The King will answer and say to them, ‘Truly I say to you, to the extent that you did it to one of these brothers of Mine, even the least of them, you did it to Me.’ – Matthew 25:40
I don’t like working with “difficult customers” any more than the next guy but, in my line of work, it has to be done sometimes. I agonize, I prepare too much, I forget to ask the Holy Spirit to stand by my side – you name it. Eventually I pick up the phone and do what must be done. In my current role, I deal with “difficult” customers face to face as well as on the phone. There’s far less prep time and nowhere to run to if things don’t start off on the right foot.
Dealing with customers in person was the one thing keeping me from moving into this type of role sooner. I feared it and I ran from it but I knew I needed to face it. If I hadn’t started down this road of spiritual growth, I may not have seen what I needed to do. Looking back, I definitely made the right choice. Every day I’m challenged to overcome my fear of conflict. Every day, I’m reminded my customers are not my enemies, even the ones who are “difficult” to work with. They are simply people who want to be heard and understood.
Different Drummers Everywhere
When you stand out in a crowd for what many would call the “wrong reasons” being misunderstood comes with the territory. When you have a different way of looking at things than most, you can often be labeled – negatively. You learn to not place much importance on the opinions of others – outwardly anyway. These are all reasons why these customers are more challenging to work with, as well.
I learned right away in my new role, as I stood before my customers in my uniform, that I’m seen as the establishment – the ultimate picture of conformity. I’m automatically not to be trusted. I have to work harder to build a rapport with these customers because trust means everything to them. Because I’ve developed good working relationships with many of these customers, I often joke with my colleagues that they’re my new best friends.
Really, there’s no secret to why I’ve enjoyed some success working with them. I’ve simply met them where they were, without judgment, and listened to what they had to say. When their points were reasonable, I’ve remained flexible and worked with them to gain an agreeable resolution. When their points were not reasonable I was honest with them, making sure to provide an explanation.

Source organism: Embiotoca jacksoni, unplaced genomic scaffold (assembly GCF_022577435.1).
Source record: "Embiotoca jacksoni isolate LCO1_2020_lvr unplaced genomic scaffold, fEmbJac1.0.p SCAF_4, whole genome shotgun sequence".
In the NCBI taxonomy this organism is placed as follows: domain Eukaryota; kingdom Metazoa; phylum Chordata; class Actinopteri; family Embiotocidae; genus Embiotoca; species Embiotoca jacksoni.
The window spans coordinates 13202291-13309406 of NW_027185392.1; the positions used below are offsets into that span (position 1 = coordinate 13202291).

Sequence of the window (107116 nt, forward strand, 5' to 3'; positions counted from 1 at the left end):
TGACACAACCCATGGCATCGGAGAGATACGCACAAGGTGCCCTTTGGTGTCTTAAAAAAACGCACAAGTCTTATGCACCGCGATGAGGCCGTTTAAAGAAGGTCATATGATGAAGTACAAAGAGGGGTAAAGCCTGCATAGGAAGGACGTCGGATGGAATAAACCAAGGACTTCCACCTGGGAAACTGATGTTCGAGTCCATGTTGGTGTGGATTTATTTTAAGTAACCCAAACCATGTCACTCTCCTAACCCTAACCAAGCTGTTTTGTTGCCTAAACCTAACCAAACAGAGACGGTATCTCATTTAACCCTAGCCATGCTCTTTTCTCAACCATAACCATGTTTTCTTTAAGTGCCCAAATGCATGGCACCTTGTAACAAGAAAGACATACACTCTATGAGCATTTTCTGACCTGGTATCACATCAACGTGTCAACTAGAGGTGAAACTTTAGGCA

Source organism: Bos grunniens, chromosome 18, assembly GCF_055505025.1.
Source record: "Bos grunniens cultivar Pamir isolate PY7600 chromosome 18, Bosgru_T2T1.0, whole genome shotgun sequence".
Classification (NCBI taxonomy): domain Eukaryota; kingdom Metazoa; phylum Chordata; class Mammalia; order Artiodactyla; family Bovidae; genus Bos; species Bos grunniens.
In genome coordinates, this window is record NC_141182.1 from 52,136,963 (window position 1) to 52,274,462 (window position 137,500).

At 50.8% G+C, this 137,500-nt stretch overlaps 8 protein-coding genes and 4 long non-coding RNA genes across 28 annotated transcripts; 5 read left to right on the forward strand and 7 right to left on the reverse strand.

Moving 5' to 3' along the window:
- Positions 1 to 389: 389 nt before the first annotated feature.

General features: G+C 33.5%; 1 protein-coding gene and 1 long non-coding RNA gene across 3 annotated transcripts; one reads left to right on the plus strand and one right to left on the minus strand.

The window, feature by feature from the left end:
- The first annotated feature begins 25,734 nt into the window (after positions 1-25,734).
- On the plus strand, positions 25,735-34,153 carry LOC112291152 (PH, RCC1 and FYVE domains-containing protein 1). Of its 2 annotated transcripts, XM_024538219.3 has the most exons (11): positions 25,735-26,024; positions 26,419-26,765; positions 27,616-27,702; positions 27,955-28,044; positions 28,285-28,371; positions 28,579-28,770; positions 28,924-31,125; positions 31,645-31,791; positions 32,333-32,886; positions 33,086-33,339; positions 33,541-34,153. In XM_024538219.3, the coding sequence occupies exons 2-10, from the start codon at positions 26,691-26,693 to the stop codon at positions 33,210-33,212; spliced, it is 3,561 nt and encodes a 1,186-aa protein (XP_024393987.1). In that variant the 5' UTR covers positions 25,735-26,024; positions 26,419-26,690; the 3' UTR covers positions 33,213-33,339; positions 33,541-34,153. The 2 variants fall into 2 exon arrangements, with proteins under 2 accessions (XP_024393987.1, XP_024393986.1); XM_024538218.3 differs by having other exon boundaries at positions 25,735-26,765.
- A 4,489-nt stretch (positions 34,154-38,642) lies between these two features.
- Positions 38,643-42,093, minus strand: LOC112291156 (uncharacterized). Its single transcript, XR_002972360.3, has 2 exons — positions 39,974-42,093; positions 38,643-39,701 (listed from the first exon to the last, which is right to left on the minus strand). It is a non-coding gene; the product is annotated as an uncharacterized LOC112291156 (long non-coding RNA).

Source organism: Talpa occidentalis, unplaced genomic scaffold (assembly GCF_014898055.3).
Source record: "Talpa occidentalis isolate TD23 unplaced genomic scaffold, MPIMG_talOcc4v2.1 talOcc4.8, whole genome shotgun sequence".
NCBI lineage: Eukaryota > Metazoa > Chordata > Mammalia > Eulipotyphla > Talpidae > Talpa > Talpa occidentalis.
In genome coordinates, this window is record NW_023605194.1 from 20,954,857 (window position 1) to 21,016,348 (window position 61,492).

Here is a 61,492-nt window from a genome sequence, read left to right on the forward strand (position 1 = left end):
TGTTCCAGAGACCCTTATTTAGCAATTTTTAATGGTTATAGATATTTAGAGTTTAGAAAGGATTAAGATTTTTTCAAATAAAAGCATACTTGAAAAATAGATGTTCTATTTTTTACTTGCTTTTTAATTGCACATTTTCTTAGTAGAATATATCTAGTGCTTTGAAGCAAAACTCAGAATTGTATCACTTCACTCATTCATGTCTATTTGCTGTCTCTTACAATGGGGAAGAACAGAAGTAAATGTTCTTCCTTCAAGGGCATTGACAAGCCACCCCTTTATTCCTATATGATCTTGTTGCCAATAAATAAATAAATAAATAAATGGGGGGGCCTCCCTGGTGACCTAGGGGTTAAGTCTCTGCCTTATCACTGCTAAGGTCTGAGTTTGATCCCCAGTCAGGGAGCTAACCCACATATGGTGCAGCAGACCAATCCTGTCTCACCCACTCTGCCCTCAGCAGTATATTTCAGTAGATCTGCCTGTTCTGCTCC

I’ve found far more often than not that the points these customers were trying to make were very sensible and, in many cases, I’ve been able to grant their requests and still maintain my integrity. I’m humbled that these interactions have gone so well and I’m grateful for what I’ve learned from them. Perhaps the greatest thing I’ve learned from them is how similar we all are.
I See Myself When I See Them
I stood out in a crowd when I was younger. I was misunderstood. I looked at things from a different perspective. I felt disrespected, not listened to, written off. I know what it’s like to be “the least of these”.
I also know what it’s like to fight tooth and nail to conform, be part of the crowd, fit in. No matter how hard I tried, I just didn’t feel like I belonged – anywhere. At least until now, that is. Each day I understand a little more that there is one place I do fit in. I’ve always fit in there and I never needed to fit in anywhere else. Every single day I’ve been the guest of honor, whether I realized it or not. That place is in the comforting arms of the Lord.
In the end, he accepts me and that’s all that matters. With Him, I can do anything. Funny – I’ve agonized over the question quite frequently. Am I ministering to “the least of these” as often as possible?
I’m giving it my best shot, that’s for sure. They were right under my nose but I didn’t realize who they even were. Thank you, Lord, for revealing another piece of your plan to me.
Question: When was the last time you discovered a truth that was “as plain as the nose on your face?” I’d love to read your story in the form of a comment below…